So, how long have we waited for last night?
Several years, at least. In 2006, when Jason Kubel kick-started the Twins hot streak with an extra-inning grand slam against the Red Sox, we hoped he was all the way back. But it was longer than that, because you don't start talking about "being all the way back" unless you are already waiting for a guy to return to form.
I suppose we could go back to the injury, which was way back in the fall of 2004 for chrissakes. That was so long ago that Luis Rivas was ending his tenure at second base. But you can even stretch it back a bit further that year, to when Kubel was beating the living snot out of pitchers in AA and AAA, posting a 1000+ OPS between the two leagues.
Since then we've watched him rehab physically for two years, and rehab mentally for another two. And it's been painful for us, too. We've watched a guy whose confidence was AWOL for most of last year, such that one could legitimately question whether he needed to revisit the minors.
But tonight the wait was worth...no, that's not right. One night doesn't make up for four years of purgatory. Purgatory sucks. It's a place short of heaven, but within sight of it. And you're weighed down with stones until you learn to humble your pride.
He should have regained some of that pride last night. He faced a pitcher who has dominated him (2 hits in 21 AB) in the past. He was playing in the biggest game of the season. And he batted behind the top of the order which collectively went just 2 for 17. And yet he carried the team to an important victory, turning a one-run deficit into a one-run lead and then padding it later. If he keeps that kind of performance up, we're all going to be walking around in gold-plated diapers.
Manager Ron Gardenhire defended Kubel's place in the lineup before the game, and wasn't above gloating a bit after the game about his decision. He pointed out that he had watched all 21 of those previous at-bats against Vazquez and that Kubel had several quality at-bats in that bunch. And then he pointed out that Kubel now sits with 20 home runs. Unsaid was that Kubel also has 78 RBI, which is just one short of Joe Mauer for second place on the team.
But Gardenhire will have a tougher decision tonight. Left-handed pitcher Mark Buehrle will be facing the Twins, and while Kubel has improved versus lefties, he's still hitting just .234 against them with no power to speak of.
Well, OK, maybe it isn't such a tough decision. Kubel, after his night of glory, will likely spend some time on the bench tomorrow, hoping that the White Sox are eventually forced to bring in a right-handed reliever. Or maybe he'll just wait there until Thursday, when the Twins face right-handed John Danks. And he'll likely wait there patiently.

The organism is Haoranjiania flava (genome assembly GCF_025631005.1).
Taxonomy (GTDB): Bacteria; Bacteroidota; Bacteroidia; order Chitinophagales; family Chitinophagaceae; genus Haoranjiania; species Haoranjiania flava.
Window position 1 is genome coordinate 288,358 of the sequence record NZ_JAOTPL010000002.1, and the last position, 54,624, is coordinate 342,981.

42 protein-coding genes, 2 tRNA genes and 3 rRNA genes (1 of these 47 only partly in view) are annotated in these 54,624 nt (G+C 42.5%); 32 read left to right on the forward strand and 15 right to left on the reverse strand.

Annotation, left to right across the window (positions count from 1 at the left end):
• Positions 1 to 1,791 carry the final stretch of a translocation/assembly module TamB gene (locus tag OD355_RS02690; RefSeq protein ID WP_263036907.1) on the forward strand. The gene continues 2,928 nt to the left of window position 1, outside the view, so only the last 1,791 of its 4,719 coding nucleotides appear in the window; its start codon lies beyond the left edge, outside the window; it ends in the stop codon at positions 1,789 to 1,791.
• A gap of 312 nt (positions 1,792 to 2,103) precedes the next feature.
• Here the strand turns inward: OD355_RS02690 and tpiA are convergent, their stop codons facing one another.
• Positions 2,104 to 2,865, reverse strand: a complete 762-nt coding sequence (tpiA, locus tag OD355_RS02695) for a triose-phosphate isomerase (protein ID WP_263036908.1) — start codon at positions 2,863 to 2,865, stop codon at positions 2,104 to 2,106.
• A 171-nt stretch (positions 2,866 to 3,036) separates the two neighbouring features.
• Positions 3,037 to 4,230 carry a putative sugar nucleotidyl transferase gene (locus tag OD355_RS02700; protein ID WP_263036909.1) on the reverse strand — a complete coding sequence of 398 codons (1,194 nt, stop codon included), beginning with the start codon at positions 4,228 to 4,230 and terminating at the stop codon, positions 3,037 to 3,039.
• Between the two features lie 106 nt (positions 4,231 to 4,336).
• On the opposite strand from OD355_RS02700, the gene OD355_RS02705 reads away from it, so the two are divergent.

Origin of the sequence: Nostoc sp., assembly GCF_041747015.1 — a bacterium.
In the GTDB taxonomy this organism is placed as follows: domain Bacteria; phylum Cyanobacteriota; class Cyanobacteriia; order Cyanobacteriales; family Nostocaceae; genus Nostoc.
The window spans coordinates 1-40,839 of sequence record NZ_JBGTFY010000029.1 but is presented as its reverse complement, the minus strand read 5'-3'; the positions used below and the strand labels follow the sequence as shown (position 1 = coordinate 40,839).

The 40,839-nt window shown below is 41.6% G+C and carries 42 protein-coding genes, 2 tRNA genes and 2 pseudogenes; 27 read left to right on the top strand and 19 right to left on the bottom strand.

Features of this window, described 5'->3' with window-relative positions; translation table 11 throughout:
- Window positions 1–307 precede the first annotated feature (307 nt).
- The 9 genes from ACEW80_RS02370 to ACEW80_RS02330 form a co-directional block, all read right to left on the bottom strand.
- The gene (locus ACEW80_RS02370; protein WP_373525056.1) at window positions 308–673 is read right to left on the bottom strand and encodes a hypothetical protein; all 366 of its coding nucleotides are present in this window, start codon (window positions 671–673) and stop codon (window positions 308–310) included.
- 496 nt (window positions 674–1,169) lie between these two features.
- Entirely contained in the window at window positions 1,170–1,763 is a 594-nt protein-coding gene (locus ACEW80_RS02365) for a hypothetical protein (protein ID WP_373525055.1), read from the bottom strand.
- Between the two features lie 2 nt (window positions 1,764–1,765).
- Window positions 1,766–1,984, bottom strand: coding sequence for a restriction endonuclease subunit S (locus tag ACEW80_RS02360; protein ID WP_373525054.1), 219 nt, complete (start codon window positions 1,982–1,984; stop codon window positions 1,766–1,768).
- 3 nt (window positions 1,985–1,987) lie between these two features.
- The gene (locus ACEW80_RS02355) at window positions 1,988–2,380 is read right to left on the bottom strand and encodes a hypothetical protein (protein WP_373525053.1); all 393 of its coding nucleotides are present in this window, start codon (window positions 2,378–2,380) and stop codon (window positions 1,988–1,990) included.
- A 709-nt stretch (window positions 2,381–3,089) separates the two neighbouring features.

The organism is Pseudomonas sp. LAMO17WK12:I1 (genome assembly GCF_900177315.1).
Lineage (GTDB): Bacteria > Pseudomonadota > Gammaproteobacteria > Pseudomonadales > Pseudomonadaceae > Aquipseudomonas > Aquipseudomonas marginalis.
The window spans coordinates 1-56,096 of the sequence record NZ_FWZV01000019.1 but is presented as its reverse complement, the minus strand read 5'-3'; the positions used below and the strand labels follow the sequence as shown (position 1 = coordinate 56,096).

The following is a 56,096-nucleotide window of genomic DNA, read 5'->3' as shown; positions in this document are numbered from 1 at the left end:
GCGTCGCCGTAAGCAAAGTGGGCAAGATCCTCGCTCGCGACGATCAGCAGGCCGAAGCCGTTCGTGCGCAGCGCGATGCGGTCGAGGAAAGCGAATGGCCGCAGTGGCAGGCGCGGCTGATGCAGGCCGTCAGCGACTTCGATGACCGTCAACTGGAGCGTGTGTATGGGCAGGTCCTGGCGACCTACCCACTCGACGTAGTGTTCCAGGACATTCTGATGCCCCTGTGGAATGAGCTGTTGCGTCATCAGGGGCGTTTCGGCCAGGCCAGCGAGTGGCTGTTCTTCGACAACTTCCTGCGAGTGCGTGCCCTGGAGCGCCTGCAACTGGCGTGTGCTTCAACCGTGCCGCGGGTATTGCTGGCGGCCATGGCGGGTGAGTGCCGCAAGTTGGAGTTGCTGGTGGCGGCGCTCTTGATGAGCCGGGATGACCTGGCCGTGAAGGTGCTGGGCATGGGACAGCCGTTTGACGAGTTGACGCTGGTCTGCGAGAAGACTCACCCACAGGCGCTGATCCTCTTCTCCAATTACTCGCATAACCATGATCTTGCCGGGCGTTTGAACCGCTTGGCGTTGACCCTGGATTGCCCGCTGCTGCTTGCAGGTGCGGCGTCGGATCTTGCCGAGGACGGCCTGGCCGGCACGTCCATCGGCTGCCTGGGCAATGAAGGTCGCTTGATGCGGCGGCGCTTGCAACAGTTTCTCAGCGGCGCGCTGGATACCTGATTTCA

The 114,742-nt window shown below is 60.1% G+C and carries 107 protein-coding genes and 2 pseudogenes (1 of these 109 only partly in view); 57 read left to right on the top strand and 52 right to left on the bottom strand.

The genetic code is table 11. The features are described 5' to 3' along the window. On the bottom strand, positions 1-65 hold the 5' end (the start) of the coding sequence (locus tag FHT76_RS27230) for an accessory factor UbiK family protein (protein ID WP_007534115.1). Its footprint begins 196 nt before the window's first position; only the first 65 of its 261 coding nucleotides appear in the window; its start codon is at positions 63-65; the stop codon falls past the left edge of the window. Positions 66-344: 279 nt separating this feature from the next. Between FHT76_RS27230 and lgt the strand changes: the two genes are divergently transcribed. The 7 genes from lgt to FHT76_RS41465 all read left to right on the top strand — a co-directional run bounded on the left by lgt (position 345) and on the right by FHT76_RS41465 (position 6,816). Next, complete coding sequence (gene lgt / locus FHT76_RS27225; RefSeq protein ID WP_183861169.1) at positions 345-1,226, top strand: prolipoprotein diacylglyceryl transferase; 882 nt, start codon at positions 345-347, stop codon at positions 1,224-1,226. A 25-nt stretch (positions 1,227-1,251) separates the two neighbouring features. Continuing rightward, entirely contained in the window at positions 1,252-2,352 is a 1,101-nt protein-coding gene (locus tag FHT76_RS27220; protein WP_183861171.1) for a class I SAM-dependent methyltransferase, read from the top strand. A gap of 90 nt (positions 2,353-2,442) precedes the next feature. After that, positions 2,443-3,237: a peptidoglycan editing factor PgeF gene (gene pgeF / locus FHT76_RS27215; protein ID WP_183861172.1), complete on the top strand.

After all, he waited four years for last night. We all did. What's 48 more hours?
Let's throw down as many more thoughts as I can in fifteen minutes....
- Justin Morneau broke the record for most doubles in a season by a Twin passing...Marty Cordova? Seriously? Can someone explain to me how a guy with plantar fasciatis for his ENTIRE TWINS CAREER beat out Rod Carew, Tony Oliva, Kirby Pucket and Chuck Knoblauch for doubles in a season? Those big casts/boots are heavy. And don't try to argue with me about the plantar fasciatis. I was there. He had it every game for his ENTIRE TWINS CAREER.
- If Gardy really wants to puff his chest a bit, he should point out that he chose Nick Punto, of all people, to bunt on a suicide squeeze. That might not sound strange until you remember that Punto, in the midst of his journey through Dante's seven circles last year, couldn't bunt to save his life. And now Gardenhire has him laying down a bunt with Delmon Young running full steam towards the plate? Talk about playing a hunch.
Of course, not only did Punto get the bunt down, but he may have placed the most perfect bunt of all time. I'm serious. Consider: not only did it get the run in, but he singled even though the middle infielders were playing in to try and cut down the run at the plate. How does that even happen?
- Let's not forget Delmon Young and his three hits. Early on he was driving the ball to the opposite field, and then he turned on one and drove it deep to the left field bleachers. He also made a couple of plays in left field, despite still being limited by his sprained ankle. He was also interviewed following the game and left two impressions:
1) he was absolutely tickled to be getting the attention and
2) he is not going to fall for the "banana in the tailpipe" trick.
He's hitting .293 now. He isn't the player that we hope he will be yet, but he's probably not the player he hopes he will be yet, either. But he looks like he is heating up at exactly the right time.
- Finally, as Scott Baker finished the seventh inning with 100 pitches, I wondered who would pitch out of the bullpen. I assumed it would not be Jesse Crain, Jose Reyes or Matt Guerrier, because Gardenhire would still view them as someone to save for a closer game. I guessed Bobby Korecky would get the call.
I was somewhat relieved to see that it was Crain and Guerrier that got the work, because I'm almost sure that this means that we'll see Jose Mijares in the next close eighth inning. And I'm encouraged by the results, too. Crain did well and hopefully regained some confidence. Guerrier gave up another very long home run and will hopefully come nowhere near a close game for a bit longer. He could use the rest. And, frankly, so could my artery walls.
That's it for tonight. Whatever each of you did to ensure a Twins victory, make sure you do it tonight too. I'll be dumping water on my head as I try to sell GameDay's prior to the game. At 1.5 games out and facing Buehrle, we can't be too careful.